You're under contract on your new home, earnest money has been delivered - and now it's time to schedule your home inspection (yikes!). The home inspection is the most critical step for most home purchases, as you will almost always find issues (we have yet to see a perfect home inspection report). Even new construction homes can have many significant issues that could cost thousands in future repairs. 

If you are working with one of our top-rated real estate agents, they can send you a list of their recommended inspectors so you can do your own research before selecting one. Online reviews are also very important, look at the most recent reviews to see how they are performing recently. And if your agent has recommended not getting a home inspection, this is a major red flag (make this part of your agent interview process).

best home inspector denver co

1. Do you belong to a professional association?
There are many associations for home inspectors, but some groups confer questionable credentials or certifications in return for nothing more than a fee. Make sure the association your home inspector names is a reputable, nonprofit trade organization.

2. Will your report meet all state requirements?
Also, make sure the organization complies with a well-recognized standard of practice and code of ethics, such as those adopted by the American Society of Home Inspectors or the National Association of Home Inspectors. Ask for a sample report to check the thoroughness of the home inspector. The final report will be used in the inspection objection process, so it needs to be thorough with digital photos showing all issues.

3. How experienced are you?
Ask inspectors how long they’ve been working in the field and how many inspections they’ve completed. Also, ask for customer referrals. New inspectors may be highly qualified, but they should describe their training and indicate whether they work with a more experienced partner.

4. How do you keep your expertise up to date?
Inspectors’ commitment to continuing training is a good measure of their professionalism and service. Advanced knowledge is especially important with older homes or those with unique elements requiring additional or updated training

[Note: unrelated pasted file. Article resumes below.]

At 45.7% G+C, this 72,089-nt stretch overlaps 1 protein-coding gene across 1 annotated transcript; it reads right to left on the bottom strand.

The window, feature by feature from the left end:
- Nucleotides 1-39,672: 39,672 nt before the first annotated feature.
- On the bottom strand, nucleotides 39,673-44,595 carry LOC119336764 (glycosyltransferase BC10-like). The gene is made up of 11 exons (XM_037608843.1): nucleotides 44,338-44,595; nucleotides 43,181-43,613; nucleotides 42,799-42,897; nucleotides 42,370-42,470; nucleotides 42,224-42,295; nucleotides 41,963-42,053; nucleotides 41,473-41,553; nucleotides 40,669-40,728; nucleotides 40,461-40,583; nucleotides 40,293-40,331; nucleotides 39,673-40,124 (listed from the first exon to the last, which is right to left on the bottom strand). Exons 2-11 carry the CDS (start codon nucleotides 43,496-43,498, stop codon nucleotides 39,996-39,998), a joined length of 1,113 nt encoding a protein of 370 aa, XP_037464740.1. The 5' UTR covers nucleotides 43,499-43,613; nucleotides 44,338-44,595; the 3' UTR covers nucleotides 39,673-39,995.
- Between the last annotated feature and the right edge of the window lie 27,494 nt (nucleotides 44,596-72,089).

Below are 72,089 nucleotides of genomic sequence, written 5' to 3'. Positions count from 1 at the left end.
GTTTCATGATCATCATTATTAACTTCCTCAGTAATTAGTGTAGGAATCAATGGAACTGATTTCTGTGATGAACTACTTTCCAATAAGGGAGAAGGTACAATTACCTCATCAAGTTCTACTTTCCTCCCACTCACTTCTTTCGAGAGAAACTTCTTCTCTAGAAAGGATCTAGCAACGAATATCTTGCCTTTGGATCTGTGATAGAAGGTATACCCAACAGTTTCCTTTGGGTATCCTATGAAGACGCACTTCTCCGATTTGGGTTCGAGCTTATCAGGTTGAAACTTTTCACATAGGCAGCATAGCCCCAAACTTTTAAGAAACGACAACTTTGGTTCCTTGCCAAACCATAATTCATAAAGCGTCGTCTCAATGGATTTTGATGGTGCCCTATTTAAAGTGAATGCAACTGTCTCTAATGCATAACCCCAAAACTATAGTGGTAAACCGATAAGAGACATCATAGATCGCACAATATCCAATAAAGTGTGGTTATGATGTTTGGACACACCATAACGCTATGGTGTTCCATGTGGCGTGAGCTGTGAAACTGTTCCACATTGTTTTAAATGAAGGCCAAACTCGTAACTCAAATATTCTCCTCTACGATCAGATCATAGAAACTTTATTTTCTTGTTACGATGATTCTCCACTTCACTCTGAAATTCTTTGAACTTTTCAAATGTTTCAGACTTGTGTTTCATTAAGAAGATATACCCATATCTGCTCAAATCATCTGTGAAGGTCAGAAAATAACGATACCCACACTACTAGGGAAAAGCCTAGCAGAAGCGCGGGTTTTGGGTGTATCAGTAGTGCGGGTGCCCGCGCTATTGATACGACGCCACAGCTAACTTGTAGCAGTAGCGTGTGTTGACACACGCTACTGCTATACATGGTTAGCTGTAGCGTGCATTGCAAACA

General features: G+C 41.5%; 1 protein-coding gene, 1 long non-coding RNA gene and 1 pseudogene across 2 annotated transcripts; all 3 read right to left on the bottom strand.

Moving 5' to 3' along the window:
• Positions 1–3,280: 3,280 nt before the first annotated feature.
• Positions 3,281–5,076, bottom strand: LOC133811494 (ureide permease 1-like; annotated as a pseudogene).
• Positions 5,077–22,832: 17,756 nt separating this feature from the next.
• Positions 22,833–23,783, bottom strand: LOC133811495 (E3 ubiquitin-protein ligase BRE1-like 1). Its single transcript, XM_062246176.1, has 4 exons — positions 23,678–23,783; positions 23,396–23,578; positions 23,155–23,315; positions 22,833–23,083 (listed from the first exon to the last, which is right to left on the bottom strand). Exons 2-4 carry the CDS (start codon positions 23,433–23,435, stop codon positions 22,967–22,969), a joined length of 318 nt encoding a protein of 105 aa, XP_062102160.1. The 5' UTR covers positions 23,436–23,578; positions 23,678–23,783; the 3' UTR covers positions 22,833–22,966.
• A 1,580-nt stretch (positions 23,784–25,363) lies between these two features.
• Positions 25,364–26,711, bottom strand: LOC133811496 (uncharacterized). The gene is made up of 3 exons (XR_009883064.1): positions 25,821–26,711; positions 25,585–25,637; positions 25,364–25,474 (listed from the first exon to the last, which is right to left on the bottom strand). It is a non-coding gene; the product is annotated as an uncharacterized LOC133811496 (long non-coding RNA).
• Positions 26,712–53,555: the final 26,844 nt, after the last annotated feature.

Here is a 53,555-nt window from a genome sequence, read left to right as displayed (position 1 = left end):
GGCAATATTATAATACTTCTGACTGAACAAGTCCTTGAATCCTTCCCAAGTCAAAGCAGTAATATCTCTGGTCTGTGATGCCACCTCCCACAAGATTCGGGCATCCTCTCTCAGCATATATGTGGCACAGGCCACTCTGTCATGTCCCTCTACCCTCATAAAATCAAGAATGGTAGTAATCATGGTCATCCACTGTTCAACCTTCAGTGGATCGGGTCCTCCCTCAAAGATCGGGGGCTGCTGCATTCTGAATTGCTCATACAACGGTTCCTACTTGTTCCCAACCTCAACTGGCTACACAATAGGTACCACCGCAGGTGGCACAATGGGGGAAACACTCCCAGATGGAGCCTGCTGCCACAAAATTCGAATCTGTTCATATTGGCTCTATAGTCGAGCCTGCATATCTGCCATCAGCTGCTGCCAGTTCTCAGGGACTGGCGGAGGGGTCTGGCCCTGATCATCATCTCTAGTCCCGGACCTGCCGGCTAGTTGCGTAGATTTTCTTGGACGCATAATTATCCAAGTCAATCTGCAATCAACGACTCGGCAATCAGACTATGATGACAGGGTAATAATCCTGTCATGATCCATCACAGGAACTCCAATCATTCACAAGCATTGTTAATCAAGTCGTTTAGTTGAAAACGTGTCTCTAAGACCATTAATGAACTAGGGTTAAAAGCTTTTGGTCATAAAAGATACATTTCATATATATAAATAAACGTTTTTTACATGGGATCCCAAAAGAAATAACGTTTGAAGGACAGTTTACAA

5. Do you focus on residential inspections?
A home inspection is very different from inspecting commercial buildings or a construction site. Ask whether the inspector has experience with your type of property or feature. The inspector should be able to provide sample inspection reports for a similar property. If they recommend further evaluation from outside contractors on multiple issues, it may indicate they’re not comfortable with their own knowledge level.

best home inspector denver co

6. Do you also offer radon testing and sewer camera scopes?
Radon is a real issue in the front range of Colorado, with every other home testing positive for radon gas. High levels of radon gas have been shown to cause cancer, so this is an absolute must when buying a new home (especially with a finished basement). Most Denver homes have existing clay sewer lines that may have extensive root damage, cracks, or significant offsets in the joints. Replacing a sewer line costs $12,000 on average, so make sure you include this simple step.

7. How long will the inspection take?
On average, an inspector working alone inspects a typical single-family house in two to three hours; anything less may not be thorough.
How much will it cost?
Costs range from $400 to $700 but can vary dramatically depending on your region, the size and age of the house, and the scope of services. Be wary of deals that seem too good to be true.

8. Will I be able to attend the inspection?
The answer should be yes. A home inspection is a valuable educational opportunity for the buyer and a refusal should raise a red flag.

If you need a referral for a great home inspector, please contact us!

Posted by Ryan Penn on
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